A defense of private education rests on three main prongs. The first is legal. Even beyond the Pierce v. Society of Sisters precedent, any effort to implement a British-Labour-Party-style ban in the U.S. would collide into the U.S. Constitution’s provisions protecting freedom of assembly, freedom of speech, and the free exercise of religion. It could also raise issues with the takings clause of the Fifth Amendment and, conceivably, under a broad definition, the 13th Amendment. You don’t have to be Clarence Thomas to recognize the perils of trampling these freedoms; Justice Louis Brandeis, no foe of big government, was part of the Pierce majority.

The second is practical. How would the government prevent students from gathering after school or on weekends for fee-based additional or supplementary instruction? Unless the public-school proponents plan to ban those kinds of classes, abolishing private schools is unlikely to achieve the egalitarian goals that its advocates say they seek. They’d also need to eradicate local school district boundaries, which now allow families of means to sort into neighborhoods served by what the Fordham Institute has called “private public schools.” Even with the assets from seizing private school property, public school systems and budgets would struggle to accommodate the influx of more than 5 million new students. Finally, it’s not clear that banning private schools would achieve the goal of improving the public schools. Eliminating the private schools would eliminate competition that helps keep the public schools on their toes; research suggests that competition from private schools improves student achievement in public schools.

The third is a broader defense of the private sector, extending beyond elementary and secondary education. What’s the logical line distinguishing between banning private schools and banning private colleges and universities? Or banning private, non-profit hospitals and forcing everyone into government-run hospitals? Or banning bookstores in favor of government-run libraries? Or banning private television and radio in favor of public broadcasting? Or banning backyards in favor of public parks? Banning private automobiles in favor of public subways and buses? Banning private restaurants or home kitchens in favor of government-run dining halls? Outlawing private farms in favor of forced collectivization? Critics will say these are all examples of the slippery slope fallacy. But it is no accident that an example often cited by proponents of the private school ban is Cuba, a repressive dictatorship where government control extends well beyond the schools.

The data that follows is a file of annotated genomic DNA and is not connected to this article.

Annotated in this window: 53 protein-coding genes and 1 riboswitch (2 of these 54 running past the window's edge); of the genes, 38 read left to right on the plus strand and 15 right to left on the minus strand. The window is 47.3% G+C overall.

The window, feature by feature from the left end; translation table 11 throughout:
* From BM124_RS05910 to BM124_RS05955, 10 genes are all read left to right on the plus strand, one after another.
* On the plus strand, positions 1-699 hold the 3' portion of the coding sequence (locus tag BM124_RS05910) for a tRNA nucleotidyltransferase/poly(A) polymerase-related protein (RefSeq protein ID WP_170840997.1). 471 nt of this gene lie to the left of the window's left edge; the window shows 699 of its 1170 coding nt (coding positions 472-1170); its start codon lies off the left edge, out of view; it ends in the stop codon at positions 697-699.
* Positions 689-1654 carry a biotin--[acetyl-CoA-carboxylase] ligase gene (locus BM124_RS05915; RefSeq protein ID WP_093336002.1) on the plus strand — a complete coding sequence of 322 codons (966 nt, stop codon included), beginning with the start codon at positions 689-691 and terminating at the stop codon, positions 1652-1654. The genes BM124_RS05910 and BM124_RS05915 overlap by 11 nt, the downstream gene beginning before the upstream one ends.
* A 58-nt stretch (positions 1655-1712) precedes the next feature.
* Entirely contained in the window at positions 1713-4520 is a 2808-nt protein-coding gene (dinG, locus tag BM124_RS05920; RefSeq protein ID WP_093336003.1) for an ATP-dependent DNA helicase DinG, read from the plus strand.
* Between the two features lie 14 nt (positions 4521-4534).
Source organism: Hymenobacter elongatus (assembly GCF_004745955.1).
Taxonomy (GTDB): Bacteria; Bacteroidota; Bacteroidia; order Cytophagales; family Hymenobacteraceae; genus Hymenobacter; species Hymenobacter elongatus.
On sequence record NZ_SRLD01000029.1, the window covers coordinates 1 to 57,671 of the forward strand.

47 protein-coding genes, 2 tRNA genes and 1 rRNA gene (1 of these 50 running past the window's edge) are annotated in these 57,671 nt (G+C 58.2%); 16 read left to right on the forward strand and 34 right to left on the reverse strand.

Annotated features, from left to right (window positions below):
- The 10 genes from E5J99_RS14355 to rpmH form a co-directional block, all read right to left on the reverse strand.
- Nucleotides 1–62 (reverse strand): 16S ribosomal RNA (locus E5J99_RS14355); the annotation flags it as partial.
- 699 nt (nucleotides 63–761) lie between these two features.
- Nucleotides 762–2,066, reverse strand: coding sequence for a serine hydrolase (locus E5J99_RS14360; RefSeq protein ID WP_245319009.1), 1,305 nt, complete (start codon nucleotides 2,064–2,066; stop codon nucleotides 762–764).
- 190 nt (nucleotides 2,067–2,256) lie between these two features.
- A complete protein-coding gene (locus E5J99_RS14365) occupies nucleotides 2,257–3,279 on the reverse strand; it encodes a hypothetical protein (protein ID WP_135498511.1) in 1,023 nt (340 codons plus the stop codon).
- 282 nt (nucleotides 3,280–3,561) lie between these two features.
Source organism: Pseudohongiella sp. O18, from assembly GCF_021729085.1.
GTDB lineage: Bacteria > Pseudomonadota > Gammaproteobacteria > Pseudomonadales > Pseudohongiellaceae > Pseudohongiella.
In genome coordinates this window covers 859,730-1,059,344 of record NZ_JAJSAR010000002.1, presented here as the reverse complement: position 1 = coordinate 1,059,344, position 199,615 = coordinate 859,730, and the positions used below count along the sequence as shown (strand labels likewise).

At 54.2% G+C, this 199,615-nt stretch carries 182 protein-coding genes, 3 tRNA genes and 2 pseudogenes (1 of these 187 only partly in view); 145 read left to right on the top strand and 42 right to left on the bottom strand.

The Cuba example is instructive, though not in the way intended by advocates of public-only education. According to one news report, “Private education is steadily increasing in Cuban society, driven by the low quality of classes taught by teachers on the island’s public education system.” The Associated Press reported in 2016 that “Cuba’s blooming entrepreneurial system has quietly created something that looks much like a private education sector, with thousands of students across Cuba enrolled in dozens of afterschool and weekend foreign language and art schools… Parents spend about 250 Cuban pesos ($10) a month, around half the average state worker’s salary, to give their children early advantages in English and the arts. Math and science are also taught privately, in less formal settings that more closely resemble group private tutoring.”

All these lines of argument are useful enough in their own ways, but they amount to defense. In education politics, as in war and sports, sometimes the best defense is a good offense. Rather than being drawn into a debate about their own right to exist, private-school proponents may be able to rebalance the argument by asking why public schools should exist. The public schools cost more than private schools without producing better academic results. The public schools have egregious levels of racial segregation, large class sizes, deteriorating physical facilities, on-campus violence, and student-teacher sex scandals. Elementary and secondary public schools score worse on public opinion surveys than do colleges and universities, where private schools have a larger share. Public schools attempt something inherently difficult or at least historically rare, which is to educate youths for a meaningful and purposeful life without inculcating any religious traditions. The government-monopoly structure of service delivery in public schools is at odds with the private competition and choice that has led to the strength and success of the rest of the American economy, from high-technology to craft beer.

Lest I be misinterpreted, I’m not seriously proposing to outlaw public schools. I’d be fine with merely not compelling anyone to attend one. Many public schools are excellent. At a minimum, their continued existence does provide some modest downward pressure on private-school tuition. But if the movement to outlaw private schools does spread further to this side of the Atlantic, defenders of private education will want to have their arguments—including the provocative ones—ready and waiting.

Ira Stoll is managing editor of Education Next.